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Insect Herbivores Increase The Spatial Aggregation Of A Clonal Plant

Title: Insect Herbivores Increase The Spatial Aggregation Of A Clonal Plant.

Inaccessible until Apr 1, 2019 due to copyright restrictions.

Name(s): Hakes, Alyssa S., author
Halpern, Stacey, author
Underwood, Nora, author
Type of Resource: text
Genre: Journal Article
Journal Article
Date Issued: 2018-04
Physical Form: computer
online resource
Extent: 1 online resource
Language(s): English
Abstract/Description: Premise of research.In a plant population, the pattern of spatial dispersion from uniform to strongly aggregated can influence the intensity of ecological interactions, including those between plants and their consumers, such as herbivorous insects. Whether insect herbivores also contribute to the generation of dispersion patterns within plant populations, however, is not well understood. We investigated how insect herbivory and plant density interact to influence the degree of aggregation of stems in experimental plots of the clonal perennial herb Solanum carolinense, a noxious weed in the southeastern United States and invasive in other parts of the world.Methodology.We planted S. carolinense in 40 experimental plots at five densities and maintained each plot at one of two herbivory levels. Stems in every plot were initially planted in a uniform dispersion pattern. For 3 yr, we quantified the dispersion of clonal recruits in each plot at six spatial scales.Pivotal results.At larger spatial scales, we found significant interactions between plant density and insect herbivory. In plots with herbivores, spatial aggregation increased as plant density decreased, but this relationship was weak or nonexistent in plots where herbivores were excluded (herbivore-excluded plots exhibited random dispersion of stems across all densities). Solanum carolinense in plots exposed to herbivores were on average twice as aggregated as those that had herbivores excluded.Conclusions.These results suggest that insect herbivores can influence clonal growth or ramet survival in ways that increase population-level aggregation of S. carolinense. Our findings also imply that S. carolinense populations in its invasive range may have increased spatial spread and decreased intraspecific competition when herbivory is low. We discuss the potential for specific types of feedbacks between insect damage and plant dispersion, highlighting important targets for future research.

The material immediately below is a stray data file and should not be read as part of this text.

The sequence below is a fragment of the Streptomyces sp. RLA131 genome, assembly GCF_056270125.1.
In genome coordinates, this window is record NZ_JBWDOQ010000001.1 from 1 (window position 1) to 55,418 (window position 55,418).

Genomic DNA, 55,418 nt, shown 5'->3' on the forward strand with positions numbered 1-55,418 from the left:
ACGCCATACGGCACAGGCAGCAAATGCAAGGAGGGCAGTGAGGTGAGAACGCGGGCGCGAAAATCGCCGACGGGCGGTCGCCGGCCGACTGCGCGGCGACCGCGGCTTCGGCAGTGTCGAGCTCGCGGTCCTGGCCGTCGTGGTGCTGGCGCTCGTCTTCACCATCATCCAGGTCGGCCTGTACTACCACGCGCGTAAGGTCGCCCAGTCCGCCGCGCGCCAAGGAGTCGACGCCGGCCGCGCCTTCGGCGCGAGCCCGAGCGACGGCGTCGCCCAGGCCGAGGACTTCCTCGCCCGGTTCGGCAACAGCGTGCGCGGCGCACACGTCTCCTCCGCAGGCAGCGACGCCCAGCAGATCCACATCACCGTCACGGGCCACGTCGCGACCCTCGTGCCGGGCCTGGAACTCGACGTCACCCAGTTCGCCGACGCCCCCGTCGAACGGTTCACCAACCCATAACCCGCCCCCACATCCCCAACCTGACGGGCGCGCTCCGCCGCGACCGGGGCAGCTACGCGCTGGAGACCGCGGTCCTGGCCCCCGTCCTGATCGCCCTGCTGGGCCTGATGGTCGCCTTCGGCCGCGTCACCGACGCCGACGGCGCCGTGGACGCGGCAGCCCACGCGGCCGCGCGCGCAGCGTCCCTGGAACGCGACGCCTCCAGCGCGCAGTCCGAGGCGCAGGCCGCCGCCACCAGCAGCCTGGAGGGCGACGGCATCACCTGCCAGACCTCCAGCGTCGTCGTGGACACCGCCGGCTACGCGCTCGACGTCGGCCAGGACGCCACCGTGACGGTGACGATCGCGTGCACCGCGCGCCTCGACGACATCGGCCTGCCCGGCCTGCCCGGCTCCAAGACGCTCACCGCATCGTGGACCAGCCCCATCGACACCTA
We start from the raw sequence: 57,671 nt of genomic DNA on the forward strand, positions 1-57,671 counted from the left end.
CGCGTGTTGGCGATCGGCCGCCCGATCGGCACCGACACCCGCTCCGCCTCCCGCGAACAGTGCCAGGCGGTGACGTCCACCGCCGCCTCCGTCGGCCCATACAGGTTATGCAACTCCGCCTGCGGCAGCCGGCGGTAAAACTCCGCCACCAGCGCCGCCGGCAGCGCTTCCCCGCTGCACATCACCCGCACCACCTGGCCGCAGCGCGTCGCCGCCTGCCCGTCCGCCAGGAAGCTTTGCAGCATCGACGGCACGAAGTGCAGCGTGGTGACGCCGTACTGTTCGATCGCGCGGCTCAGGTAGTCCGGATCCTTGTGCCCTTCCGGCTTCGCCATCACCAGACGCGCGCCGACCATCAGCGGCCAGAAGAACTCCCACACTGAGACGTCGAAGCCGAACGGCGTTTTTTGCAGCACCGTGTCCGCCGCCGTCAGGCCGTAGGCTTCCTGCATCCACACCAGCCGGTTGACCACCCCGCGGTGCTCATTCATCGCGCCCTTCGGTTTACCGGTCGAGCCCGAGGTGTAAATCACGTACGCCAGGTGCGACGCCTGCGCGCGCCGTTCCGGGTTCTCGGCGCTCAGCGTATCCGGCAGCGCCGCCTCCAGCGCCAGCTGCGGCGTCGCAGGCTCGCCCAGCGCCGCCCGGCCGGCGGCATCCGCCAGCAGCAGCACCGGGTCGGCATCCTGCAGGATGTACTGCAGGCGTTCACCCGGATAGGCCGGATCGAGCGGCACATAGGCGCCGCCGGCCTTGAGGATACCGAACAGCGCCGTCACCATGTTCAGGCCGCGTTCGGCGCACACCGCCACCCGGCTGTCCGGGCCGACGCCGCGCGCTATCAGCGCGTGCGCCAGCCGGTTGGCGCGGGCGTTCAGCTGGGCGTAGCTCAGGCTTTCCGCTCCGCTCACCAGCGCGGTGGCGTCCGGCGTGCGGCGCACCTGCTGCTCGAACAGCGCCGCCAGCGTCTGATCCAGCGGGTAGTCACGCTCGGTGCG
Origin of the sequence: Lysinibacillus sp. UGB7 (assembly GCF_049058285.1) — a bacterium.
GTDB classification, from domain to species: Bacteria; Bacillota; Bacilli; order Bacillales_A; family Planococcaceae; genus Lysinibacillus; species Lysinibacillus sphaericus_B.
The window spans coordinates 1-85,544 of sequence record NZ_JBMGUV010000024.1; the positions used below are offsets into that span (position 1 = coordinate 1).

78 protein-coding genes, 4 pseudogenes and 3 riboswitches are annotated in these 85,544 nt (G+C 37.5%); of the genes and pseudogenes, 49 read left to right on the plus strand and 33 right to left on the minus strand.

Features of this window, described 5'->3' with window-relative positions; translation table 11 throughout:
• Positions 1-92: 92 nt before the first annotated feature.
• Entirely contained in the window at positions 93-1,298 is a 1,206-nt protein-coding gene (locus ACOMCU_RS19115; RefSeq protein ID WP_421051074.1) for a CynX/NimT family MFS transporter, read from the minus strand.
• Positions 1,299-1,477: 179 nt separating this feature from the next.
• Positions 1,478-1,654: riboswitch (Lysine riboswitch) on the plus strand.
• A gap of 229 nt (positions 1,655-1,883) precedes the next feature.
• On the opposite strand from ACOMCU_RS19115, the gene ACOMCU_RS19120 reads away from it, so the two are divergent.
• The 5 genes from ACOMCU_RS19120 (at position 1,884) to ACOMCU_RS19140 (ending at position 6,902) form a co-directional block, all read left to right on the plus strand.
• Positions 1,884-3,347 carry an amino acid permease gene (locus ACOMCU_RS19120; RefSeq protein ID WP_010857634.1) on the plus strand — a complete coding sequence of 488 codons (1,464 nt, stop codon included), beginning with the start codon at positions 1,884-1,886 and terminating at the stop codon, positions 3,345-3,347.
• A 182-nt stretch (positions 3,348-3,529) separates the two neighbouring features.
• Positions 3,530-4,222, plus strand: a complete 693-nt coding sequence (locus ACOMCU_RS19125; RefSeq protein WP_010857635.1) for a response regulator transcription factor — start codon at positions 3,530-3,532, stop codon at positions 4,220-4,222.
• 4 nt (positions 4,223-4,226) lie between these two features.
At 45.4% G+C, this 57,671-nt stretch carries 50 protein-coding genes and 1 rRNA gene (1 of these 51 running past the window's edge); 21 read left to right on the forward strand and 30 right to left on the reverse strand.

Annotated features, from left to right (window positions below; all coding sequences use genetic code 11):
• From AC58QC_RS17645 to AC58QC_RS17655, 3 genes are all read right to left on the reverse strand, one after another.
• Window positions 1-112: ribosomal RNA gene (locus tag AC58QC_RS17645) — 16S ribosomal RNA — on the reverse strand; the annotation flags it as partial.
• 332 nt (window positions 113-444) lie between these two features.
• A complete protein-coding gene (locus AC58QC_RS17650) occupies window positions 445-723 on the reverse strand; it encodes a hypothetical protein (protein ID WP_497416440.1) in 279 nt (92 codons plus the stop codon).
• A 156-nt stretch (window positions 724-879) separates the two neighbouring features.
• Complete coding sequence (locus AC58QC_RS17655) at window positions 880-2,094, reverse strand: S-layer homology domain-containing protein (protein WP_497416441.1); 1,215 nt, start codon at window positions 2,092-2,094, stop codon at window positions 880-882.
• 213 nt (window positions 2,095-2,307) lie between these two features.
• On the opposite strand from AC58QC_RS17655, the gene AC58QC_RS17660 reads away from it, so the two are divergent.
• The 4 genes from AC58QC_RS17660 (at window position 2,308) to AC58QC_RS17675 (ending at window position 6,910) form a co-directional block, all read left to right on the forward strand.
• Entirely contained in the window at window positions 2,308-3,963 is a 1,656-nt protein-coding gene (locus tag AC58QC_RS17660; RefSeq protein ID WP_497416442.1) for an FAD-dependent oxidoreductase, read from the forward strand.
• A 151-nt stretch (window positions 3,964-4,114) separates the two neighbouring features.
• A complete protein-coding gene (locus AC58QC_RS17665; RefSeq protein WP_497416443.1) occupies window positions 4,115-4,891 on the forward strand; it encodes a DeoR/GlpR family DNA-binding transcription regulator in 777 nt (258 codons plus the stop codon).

Identifier: FSU_libsubv1_wos_000426758000005 (IID), 10.1086/696685 (DOI)
Keywords: patterns, solidago-altissima, Solanum carolinense, solanum-carolinense, seed dispersal, biological-control, carex-arenaria, density effects, dispersion, herbivory, old-field, patch size, physiological integration, population dynamics, Ripley's K, trientalis-europaea l
Publication Note: The publisher's version of record is available at
Persistent Link to This Record:
Owner Institution: FSU
Is Part Of: International Journal of Plant Sciences.
Issue: iss. 3, vol. 179

Choose the citation style.
Hakes, A. S., Halpern, S., & Underwood, N. (2018). Insect Herbivores Increase The Spatial Aggregation Of A Clonal Plant. International Journal Of Plant Sciences. Retrieved from